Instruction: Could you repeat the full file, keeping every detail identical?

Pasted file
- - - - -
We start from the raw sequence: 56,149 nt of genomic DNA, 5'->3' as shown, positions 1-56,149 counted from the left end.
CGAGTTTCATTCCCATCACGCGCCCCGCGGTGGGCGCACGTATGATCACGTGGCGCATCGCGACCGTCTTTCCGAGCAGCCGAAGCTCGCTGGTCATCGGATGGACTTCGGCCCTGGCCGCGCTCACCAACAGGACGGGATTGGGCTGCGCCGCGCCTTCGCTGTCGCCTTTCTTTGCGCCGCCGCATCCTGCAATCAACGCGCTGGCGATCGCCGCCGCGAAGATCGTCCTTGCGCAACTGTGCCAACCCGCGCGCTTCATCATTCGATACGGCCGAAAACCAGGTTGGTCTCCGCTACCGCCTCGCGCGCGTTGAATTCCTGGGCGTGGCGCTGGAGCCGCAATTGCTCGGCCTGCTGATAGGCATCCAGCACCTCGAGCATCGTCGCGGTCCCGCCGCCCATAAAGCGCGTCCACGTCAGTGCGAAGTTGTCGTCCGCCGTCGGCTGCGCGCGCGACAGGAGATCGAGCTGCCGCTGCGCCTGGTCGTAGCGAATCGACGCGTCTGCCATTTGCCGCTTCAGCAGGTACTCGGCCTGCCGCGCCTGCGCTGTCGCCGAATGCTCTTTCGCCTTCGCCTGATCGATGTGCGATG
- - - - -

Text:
We start from the raw sequence: 56,149 nt of genomic DNA, 5'->3' as shown, positions 1-56,149 counted from the left end.
CGAGTTTCATTCCCATCACGCGCCCCGCGGTGGGCGCACGTATGATCACGTGGCGCATCGCGACCGTCTTTCCGAGCAGCCGAAGCTCGCTGGTCATCGGATGGACTTCGGCCCTGGCCGCGCTCACCAACAGGACGGGATTGGGCTGCGCCGCGCCTTCGCTGTCGCCTTTCTTTGCGCCGCCGCATCCTGCAATCAACGCGCTGGCGATCGCCGCCGCGAAGATCGTCCTTGCGCAACTGTGCCAACCCGCGCGCTTCATCATTCGATACGGCCGAAAACCAGGTTGGTCTCCGCTACCGCCTCGCGCGCGTTGAATTCCTGGGCGTGGCGCTGGAGCCGCAATTGCTCGGCCTGCTGATAGGCATCCAGCACCTCGAGCATCGTCGCGGTCCCGCCGCCCATAAAGCGCGTCCACGTCAGTGCGAAGTTGTCGTCCGCCGTCGGCTGCGCGCGCGACAGGAGATCGAGCTGCCGCTGCGCCTGGTCGTAGCGAATCGACGCGTCTGCCATTTGCCGCTTCAGCAGGTACTCGGCCTGCCGCGCCTGCGCTGTCGCCGAATGCTCTTTCGCCTTCGCCTGATCGATGTGCGATG